Nuptial Agreements & Asset Protection

"Silk Family Law is experienced advising on wealth protection and the negotiation of nuptial agreements, as well as challenges to such arrangements” and “capable handling cross-border matters both within the UK and internationally”

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If you and your partner enter into a pre- or post-nuptial agreement, you can determine in advance how your assets will be shared should you separate or subsequently divorce.

Making those decisions before you marry, or enter into a civil partnership, will reduce the financial and emotional trauma of divorce - should it ever happen.

This should enable you both to move on more quickly and, importantly, ensure any children are provided for.

Pre-nuptial agreements are particularly pertinent for landowners, farming families, business owners and anyone bringing pre-acquired assets to a marriage.  Couples who are marrying for a second or subsequent time find them useful to help ensure that any children from a previous marriage may be protected.

Post-nuptial agreements are similar arrangements drawn up after a couple has married.

Although pre-nuptial agreements do not remove the jurisdiction of the court, a Supreme Court decision in 2010 has given pre-nuptial agreements far more weight in law. In February 2014 the Law Commission recommended that pre-nuptial agreements should be legally binding in divorce settlements once the needs of the separating couple and any children have been taken into account.

Who and what are Pre Nuptial Agreements for?

In the video below, Silk Family Law associate Matthew Miles explains how pre nups work and who they are suitable for.

FAQs

Should you enter into a Pre-Nuptial Agreement?

This very much depends on your personal circumstances. A pre nup records how you and your future spouse will divide assets if you permanently separate or divorce in the future. For example, it can detail what would happen with the family home, business interests and other assets and address other issues such as whether maintenance would be payable. It can help to put important issues to rest before you walk down the aisle. In most cases, both parties would want the same thing, that is to be treated fairly and walk away from the marriage with an appropriate financial settlement. It is therefore important for both parties to be open and honest about what they want in the agreement.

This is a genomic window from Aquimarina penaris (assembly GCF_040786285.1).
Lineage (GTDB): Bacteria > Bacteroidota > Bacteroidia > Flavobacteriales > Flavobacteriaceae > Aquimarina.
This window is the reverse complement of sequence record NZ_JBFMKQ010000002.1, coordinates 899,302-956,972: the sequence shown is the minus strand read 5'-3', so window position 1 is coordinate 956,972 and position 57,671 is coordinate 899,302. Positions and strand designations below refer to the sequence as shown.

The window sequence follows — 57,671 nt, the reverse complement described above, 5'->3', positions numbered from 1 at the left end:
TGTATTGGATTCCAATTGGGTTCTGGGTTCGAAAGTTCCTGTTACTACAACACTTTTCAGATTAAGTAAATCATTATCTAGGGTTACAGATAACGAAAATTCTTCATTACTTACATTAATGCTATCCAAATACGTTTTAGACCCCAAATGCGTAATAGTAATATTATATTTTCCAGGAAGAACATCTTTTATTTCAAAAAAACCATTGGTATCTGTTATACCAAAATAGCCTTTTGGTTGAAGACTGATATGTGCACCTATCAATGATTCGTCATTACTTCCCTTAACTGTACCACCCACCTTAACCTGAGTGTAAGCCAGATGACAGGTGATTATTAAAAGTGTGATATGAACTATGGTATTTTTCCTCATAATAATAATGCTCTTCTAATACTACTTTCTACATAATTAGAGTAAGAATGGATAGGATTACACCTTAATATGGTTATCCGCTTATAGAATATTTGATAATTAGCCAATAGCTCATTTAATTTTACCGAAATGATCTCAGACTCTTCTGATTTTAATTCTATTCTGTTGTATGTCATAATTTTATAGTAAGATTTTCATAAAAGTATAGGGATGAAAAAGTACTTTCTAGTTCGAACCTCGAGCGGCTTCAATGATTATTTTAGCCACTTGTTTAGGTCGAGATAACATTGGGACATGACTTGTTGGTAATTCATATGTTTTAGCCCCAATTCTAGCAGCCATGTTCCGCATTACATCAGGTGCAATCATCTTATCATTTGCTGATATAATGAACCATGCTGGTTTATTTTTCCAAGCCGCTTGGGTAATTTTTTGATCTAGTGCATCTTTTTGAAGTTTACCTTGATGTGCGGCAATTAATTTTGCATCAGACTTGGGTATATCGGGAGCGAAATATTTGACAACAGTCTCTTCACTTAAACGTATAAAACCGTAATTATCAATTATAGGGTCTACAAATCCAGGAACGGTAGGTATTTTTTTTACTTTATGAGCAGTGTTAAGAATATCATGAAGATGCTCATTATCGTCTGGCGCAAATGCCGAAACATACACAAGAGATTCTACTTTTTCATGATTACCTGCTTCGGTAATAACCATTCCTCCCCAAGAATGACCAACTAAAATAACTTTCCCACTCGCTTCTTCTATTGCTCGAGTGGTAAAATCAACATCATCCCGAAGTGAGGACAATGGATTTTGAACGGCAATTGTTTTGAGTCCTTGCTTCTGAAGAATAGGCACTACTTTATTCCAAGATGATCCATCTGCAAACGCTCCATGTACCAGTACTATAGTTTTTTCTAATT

Are Pre Nuptial Agreements legally binding in the UK?

The short answer is no. This is because the family court retains overall discretion over how to divide assets and income on a divorce, such as where there are children involved. There have, however, been a number of high profile cases over recent years in which courts are demonstrating an increased readiness to uphold the terms of existing nuptial agreements.

There are four factors which should be satisfied for that to be the strongest chance of a Nuptial Agreement being upheld:

  1. The pre nup should be signed well in advance of the wedding date. The minimum period of 28 days prior is recommended to ensure there’s a cooling off period, thereby minimising any suggestion that either party is put under duress or pressure to sign the agreement.
  2. Both parties are expected to receive independent legal advice on the terms of the agreement before signing it, to ensure that everybody enters into the agreement with a full understanding of the implications of doing so.
  3. There should be full disclosure of each other’s financial circumstances, and that usually takes the form of the schedule, which is attached to the agreement itself. This is to provide transparency so everybody has a clear understanding of each and finances are entered into the freedom.